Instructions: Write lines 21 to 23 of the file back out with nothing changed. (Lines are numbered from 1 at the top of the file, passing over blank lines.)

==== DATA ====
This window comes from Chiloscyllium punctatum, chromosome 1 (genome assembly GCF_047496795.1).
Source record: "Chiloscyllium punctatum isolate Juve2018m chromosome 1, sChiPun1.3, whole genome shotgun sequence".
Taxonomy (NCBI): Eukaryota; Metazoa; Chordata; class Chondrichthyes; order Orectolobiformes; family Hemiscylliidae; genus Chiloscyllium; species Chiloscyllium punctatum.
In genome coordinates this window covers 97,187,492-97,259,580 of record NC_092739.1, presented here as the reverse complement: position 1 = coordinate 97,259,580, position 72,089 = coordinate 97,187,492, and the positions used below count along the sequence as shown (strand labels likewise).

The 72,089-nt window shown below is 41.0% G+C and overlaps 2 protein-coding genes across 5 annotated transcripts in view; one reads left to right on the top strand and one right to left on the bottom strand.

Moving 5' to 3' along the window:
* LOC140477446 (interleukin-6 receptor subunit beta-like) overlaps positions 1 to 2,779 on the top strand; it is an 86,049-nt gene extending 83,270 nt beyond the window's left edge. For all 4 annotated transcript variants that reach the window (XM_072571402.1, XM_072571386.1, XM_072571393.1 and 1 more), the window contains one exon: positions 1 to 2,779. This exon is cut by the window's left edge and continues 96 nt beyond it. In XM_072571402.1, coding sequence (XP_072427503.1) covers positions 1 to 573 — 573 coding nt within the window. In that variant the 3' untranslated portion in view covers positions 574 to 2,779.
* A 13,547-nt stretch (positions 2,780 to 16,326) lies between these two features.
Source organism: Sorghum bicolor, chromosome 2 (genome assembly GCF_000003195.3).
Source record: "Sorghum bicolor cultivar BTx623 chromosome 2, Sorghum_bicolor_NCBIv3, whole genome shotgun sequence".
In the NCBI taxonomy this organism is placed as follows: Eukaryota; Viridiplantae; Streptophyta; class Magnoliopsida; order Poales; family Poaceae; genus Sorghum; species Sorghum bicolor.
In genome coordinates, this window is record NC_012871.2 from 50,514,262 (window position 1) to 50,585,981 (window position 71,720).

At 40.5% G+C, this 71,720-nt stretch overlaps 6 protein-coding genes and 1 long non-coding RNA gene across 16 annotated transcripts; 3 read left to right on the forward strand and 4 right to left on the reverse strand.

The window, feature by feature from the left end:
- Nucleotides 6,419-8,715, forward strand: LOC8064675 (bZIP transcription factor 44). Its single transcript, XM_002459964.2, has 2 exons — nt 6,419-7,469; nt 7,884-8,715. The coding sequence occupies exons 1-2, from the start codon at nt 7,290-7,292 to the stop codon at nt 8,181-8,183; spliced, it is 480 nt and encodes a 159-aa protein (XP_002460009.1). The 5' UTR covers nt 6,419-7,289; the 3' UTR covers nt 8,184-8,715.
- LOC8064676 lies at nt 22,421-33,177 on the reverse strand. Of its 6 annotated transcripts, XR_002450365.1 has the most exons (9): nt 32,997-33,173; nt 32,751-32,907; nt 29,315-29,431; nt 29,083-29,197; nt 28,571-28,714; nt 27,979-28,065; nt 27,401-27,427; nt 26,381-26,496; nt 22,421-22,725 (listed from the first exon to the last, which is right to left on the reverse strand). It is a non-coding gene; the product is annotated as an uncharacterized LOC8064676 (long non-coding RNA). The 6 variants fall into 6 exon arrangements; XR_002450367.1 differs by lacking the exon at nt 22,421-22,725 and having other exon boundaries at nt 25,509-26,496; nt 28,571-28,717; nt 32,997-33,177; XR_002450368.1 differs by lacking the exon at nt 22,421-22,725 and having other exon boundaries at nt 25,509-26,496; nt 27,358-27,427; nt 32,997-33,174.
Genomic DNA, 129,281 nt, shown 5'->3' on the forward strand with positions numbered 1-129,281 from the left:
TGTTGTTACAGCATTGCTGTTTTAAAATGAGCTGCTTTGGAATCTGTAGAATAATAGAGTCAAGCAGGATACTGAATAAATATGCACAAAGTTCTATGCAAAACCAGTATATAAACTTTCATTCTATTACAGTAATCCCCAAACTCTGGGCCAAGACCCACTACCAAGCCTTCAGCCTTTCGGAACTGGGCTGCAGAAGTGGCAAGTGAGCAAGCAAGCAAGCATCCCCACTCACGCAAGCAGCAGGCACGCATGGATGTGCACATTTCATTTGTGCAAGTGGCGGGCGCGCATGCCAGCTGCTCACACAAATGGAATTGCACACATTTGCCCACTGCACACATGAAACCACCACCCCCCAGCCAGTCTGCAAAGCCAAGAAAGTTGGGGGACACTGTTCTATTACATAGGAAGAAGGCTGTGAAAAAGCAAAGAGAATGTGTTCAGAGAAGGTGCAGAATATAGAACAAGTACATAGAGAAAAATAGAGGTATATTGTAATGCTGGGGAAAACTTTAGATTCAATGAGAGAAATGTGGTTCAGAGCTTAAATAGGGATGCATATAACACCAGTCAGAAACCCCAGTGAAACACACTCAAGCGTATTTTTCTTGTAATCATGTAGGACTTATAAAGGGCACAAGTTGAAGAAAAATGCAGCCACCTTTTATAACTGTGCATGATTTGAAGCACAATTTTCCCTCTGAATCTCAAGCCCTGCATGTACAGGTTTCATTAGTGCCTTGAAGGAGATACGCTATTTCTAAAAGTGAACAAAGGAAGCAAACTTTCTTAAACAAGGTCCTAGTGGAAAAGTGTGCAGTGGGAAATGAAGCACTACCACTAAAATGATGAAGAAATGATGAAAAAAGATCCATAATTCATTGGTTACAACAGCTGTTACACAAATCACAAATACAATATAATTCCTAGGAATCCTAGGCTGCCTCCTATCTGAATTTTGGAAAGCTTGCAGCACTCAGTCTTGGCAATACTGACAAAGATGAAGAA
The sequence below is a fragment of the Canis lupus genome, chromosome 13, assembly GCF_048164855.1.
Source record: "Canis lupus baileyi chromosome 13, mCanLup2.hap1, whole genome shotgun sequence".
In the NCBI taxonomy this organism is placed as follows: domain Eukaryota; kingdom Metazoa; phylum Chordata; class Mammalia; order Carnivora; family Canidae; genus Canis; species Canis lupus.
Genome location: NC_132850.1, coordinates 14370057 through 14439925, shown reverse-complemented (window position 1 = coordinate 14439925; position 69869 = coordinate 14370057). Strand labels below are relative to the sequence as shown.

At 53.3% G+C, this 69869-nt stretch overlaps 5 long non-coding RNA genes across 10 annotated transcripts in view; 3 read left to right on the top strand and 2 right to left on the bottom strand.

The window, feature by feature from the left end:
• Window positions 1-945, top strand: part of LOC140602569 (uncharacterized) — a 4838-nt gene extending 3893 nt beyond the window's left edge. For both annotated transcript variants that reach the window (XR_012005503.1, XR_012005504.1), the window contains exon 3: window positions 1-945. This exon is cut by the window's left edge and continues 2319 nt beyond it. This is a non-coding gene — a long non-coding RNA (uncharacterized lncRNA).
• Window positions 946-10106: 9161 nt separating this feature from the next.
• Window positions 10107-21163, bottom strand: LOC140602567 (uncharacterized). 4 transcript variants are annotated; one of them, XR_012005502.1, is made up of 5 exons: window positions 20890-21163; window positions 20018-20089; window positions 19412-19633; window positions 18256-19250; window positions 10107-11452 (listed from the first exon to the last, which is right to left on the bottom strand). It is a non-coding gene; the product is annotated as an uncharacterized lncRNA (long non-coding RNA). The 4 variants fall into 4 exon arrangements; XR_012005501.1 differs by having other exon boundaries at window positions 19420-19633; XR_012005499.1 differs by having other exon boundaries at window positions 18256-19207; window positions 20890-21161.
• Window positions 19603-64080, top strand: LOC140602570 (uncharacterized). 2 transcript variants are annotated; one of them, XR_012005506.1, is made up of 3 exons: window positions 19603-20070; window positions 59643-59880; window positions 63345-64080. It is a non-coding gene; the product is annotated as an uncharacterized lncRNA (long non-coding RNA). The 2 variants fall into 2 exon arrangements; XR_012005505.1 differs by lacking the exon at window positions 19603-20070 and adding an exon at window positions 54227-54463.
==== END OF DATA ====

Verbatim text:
In the NCBI taxonomy this organism is placed as follows: domain Eukaryota; kingdom Metazoa; phylum Chordata; class Mammalia; order Carnivora; family Canidae; genus Canis; species Canis lupus.
Genome location: NC_132850.1, coordinates 14370057 through 14439925, shown reverse-complemented (window position 1 = coordinate 14439925; position 69869 = coordinate 14370057). Strand labels below are relative to the sequence as shown.

At 53.3% G+C, this 69869-nt stretch overlaps 5 long non-coding RNA genes across 10 annotated transcripts in view; 3 read left to right on the top strand and 2 right to left on the bottom strand.